The Senate bill S. 1881 makes it clear what the ultimate aim of its sponsors is. It says that If Israel is “compelled to take military action in legitimate self-defense against Iran’s nuclear weapons program,” the United States should stand with Israel and provide … diplomatic, military and economic support to the Government of Israel in defense of its territory, people and existence.” It gives a blank check to a foreign government that has described the Iranians as the Nazis and has said that it is 1938 all over again to launch an attack on Iran at a time of its choosing on the excuse of Iran’s non-existent nuclear weapons, and it commits the United States to provide diplomatic, military and economic support for that act of aggression. Such abdication of national responsibility over an issue as important as war and peace is almost unprecedented in history.

    • There are 40,000 rockets that Iran supplied that Hezbollah has which can be fired against Israel. There were only 12,000 when the Second Lebanon War began.

      Iran supplied Hamas and Islamic Jihad with weapons in Gaza – including the Fajr missile with 200lb warhead that was fired into Tel Aviv in Nov. 2012.

      Israel is concerned about its citizens’ safety.

      • If “Israel” is really concerned about its citizens’ safety, a concern that only appears to extend to a fraction of those who are still considered citizens, maybe “Israel” could adopt some different “policies.” Or maybe, as with annexation by “settlement,” that train, loaded with weapons of all sizes and types, has left the station and driven by Likudniks, on its way to an appointment with a rotted trestle over a very deep gorge…

      • Mark, I usually enjoy reading your well-informed comments on this site and I learn a great deal from them, but I do not see the connection between your comment and what I had to say. Even if we know that Hezbollah has 40,000 Iranian rockets (how do we know that, apart from some Israeli claims?) Israel has shown that she is more than a match both for Lebanon and Hezbollah. Of course, Israel is concerned about its citizens’ safety, as she should be, but my point was about the clause in the Senate bill S. 1881, committing the United States to provide “diplomatic, military and economic support to the Government of Israel” if she takes military action against “Iran’s nuclear weapons program”. I believe to give a free hand to a foreign government to launch an attack on another country on the excuse of self-defense against Iran’s non-existent nuclear weapons and then commit America to provide military support for that aggression is strange and an abdication of national responsibility.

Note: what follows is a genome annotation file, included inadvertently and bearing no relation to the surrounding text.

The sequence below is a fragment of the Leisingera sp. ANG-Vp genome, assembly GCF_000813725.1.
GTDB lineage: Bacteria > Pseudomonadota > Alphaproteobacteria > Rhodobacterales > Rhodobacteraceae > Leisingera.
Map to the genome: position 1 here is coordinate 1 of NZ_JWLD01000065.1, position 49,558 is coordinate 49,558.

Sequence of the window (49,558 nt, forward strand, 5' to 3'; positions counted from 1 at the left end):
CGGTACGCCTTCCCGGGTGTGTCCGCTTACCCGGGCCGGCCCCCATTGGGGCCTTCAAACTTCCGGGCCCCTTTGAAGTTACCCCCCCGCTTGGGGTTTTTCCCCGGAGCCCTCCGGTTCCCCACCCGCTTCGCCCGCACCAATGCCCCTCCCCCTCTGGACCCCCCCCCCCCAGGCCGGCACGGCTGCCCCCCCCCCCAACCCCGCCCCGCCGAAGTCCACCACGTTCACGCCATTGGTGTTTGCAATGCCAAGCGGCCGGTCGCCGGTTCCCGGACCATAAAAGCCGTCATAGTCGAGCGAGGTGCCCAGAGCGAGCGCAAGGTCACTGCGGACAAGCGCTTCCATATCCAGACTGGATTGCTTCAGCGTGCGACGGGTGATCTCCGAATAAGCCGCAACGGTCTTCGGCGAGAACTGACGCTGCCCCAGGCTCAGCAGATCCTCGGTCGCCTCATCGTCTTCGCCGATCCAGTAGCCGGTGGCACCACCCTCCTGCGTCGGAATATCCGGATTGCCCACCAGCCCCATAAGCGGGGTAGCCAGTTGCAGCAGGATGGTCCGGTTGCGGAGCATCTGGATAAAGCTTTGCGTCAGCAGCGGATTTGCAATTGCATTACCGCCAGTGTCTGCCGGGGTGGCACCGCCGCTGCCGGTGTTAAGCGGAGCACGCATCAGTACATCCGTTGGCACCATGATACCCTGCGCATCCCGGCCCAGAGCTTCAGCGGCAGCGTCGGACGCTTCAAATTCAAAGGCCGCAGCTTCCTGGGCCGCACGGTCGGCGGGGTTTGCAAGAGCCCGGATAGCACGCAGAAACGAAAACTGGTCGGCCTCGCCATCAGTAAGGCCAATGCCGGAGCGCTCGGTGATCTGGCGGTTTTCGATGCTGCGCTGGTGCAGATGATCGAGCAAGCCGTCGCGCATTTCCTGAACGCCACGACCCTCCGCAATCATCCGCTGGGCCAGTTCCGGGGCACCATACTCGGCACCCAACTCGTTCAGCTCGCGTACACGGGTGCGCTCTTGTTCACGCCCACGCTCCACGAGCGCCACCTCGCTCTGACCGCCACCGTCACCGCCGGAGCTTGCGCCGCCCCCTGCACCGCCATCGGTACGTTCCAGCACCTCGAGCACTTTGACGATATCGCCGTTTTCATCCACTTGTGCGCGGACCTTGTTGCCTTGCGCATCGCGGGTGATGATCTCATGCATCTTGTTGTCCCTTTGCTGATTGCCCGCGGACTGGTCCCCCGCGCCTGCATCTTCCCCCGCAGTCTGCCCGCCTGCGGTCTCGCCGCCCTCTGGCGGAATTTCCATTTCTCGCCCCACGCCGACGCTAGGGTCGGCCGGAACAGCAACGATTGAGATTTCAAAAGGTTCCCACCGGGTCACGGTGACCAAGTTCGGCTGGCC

• See: link to

          Additionally, the January 14, 2014 Associated Press article by Ali Akbar Dareini quotes a leader of the Iranian Revolutionary Guard’s aerospace division that Hezbollah’s new capability can hit and destroy any target within Israel with very little inaccuracy and also with pinpoint ability.

        • Mark, they photoshopped those so-called missiles. You shouldn’t mistake bravado for military capacity. Plus, they know they cannot do a first strike, since the response would be devastating.

      • when you live in a dangerous neighborhood it’s best to make peace with your neighbors. Too bad Israel is blowing off the Kerry mission. He offered an excellent deal.

      • There was NO Hizbollah before Sharon and Begin decided to invade Lebanon in 1980’s.Followed by 19 year brutal occupation that climaxed with massacre of Palestinians by the IDF surrogates, the SLA.You reap what you sow. Israel was fighting in 2006 the orphans it created30 years earlier.. Israel has always coveted the waters of the Litani river and created pretexts for the conflict.’Tis the nature of the beast!

  2. It seems that the obvious answer would be to make the entire Middle East a nuclear free zone, with inspections in all of the countries similar to those in Iraq before we shocked and awed them.

    I’m sure that most countries would welcome inspections if they knew that every other country in the region was undergoing the same.

    Who could object to such an arrangement? Hmm….

  3. Well, finally the American public is starting to be heard. Lately, I have been saying that Netanyahu should be aware of his hawkish ways. His, along with AIPAC, actions are not playing well. Just read the reader comments on almost any website, and you will come away realizing just how much Americans don’t want any more wars. Besides being tired of war, we’re broke!